A new way of conducting clinical trials to prevent miscarriage

Tommy’s researchers are developing a new way of testing treatments that could prevent miscarriage.
  • Authors list

    Professor Arri Coomarasamy, Dr Adam Devall, Dr Pedro Melo, Dr Jennifer Tamblyn, Professor Siobhan Quenby, Rajinder Kaur

    Start date: 2022
    End date: 2026

Why do we need this research?

We need to find new ways of preventing miscarriage. While clinical trials are the standard way of testing treatments and interventions, they can take a long time, be expensive to run, and sometimes thousands of women and birthing people need to take part, which can be difficult to achieve.

A simpler method of testing treatments and interventions is needed so that we can quickly find the best ways of preventing miscarriage.

What’s happening in this project?

Building on the success of the Tommy’s Net project, our researchers are developing a new way of testing interventions that may prevent miscarriage.

In normal clinical trials, some people get the treatment that is being tested and the rest get standard treatment. Usually, each new treatment needs its own clinical trial with a separate group of participants.

Our researchers want to see whether it is possible to use a ‘cohort multiple randomised clinical trial’ design – or cmRCT – to test new treatments that could be used to prevent miscarriage. Instead of setting up separate trials for different treatments, the team will use the Tommy’s Net database to assess many different treatments in one large group of women, called a cohort. The idea is that new treatments could be given to different, randomly picked groups of women from the cohort, with their outcomes being compared to those in the cohort who received ‘regular’ treatment. This means that researchers don’t have to recruit new people for each trial, saving time and money.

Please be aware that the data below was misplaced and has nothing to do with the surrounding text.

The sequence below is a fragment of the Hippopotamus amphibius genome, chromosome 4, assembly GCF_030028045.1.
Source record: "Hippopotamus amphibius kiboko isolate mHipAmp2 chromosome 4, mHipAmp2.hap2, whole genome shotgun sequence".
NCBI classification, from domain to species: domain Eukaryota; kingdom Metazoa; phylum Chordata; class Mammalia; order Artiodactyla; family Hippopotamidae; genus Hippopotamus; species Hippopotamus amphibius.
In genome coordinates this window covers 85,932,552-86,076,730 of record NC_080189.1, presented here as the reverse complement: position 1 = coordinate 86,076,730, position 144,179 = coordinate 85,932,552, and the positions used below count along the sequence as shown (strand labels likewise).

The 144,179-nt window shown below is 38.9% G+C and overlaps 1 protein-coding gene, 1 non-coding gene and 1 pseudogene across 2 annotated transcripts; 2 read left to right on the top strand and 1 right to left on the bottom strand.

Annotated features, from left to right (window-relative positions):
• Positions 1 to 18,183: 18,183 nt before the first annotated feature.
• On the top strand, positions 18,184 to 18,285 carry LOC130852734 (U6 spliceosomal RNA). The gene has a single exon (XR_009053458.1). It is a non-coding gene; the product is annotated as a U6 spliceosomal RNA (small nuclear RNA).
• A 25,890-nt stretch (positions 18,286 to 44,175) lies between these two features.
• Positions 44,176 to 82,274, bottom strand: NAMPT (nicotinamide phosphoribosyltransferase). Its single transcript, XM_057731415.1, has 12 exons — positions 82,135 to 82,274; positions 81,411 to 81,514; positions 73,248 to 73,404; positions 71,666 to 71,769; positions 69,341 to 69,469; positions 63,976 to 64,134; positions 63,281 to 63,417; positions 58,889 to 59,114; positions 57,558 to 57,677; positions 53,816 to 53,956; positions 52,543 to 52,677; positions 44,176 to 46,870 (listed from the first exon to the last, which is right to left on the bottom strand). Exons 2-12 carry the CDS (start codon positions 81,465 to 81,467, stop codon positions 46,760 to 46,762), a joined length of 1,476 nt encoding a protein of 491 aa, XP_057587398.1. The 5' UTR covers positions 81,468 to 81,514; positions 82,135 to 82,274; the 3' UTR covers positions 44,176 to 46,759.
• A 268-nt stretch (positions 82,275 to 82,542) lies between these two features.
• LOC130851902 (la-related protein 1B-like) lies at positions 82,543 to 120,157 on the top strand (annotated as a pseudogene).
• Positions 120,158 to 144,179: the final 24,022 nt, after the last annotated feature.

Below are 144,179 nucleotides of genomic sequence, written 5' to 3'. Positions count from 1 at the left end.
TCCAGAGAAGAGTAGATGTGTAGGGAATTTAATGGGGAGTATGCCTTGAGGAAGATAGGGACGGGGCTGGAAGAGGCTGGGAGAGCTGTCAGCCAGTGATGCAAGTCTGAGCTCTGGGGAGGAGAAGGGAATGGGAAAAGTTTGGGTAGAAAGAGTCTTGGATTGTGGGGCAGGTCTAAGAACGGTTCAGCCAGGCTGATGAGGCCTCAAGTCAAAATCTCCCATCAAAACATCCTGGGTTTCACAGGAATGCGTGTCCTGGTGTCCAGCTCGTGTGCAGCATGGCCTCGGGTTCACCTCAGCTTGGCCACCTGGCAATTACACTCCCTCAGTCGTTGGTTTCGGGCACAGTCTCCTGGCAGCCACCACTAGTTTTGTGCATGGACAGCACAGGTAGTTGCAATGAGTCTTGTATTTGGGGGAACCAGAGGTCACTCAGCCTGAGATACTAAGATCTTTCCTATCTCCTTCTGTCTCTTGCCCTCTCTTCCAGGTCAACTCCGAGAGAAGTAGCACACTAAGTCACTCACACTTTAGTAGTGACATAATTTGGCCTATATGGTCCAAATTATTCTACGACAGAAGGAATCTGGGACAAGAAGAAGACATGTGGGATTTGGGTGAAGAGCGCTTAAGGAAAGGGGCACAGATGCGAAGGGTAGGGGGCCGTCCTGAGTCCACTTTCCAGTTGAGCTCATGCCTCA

To test this new process, Tommy’s researchers want to carry out a ‘pilot’ study to find out whether the cmRCT design gives them the information they need to assess the effectiveness of a new treatment. Having already shown that vitamin D deficiency is associated with miscarriage and recurrent miscarriage, our team will now use the cmRCT design to test whether treatment with vitamin D can improve the chances of a successful live birth in women with a history of recurrent pregnancy loss.

Our researchers also want to expand Tommy’s Net to other miscarriage clinics in the UK, which would increase the number of women and birthing people available to take part in future research studies.

What difference will this project make?

Our researchers hope that this new way of conducting clinical trials will allow them to quickly find out which new treatments show most promise and should be investigated further in larger, definitive clinical trials. This should make miscarriage research much easier and faster, allowing new tests and treatments to be rolled out quickly to women and birthing people across the UK.

Thanks for your interest in our research

Tommy's funds research across the UK investigating the reasons for miscarriage, stillbirth and premature birth. We can keep you updated on ways you can support our work. If you would like to join our fight against baby loss and premature birth, click here.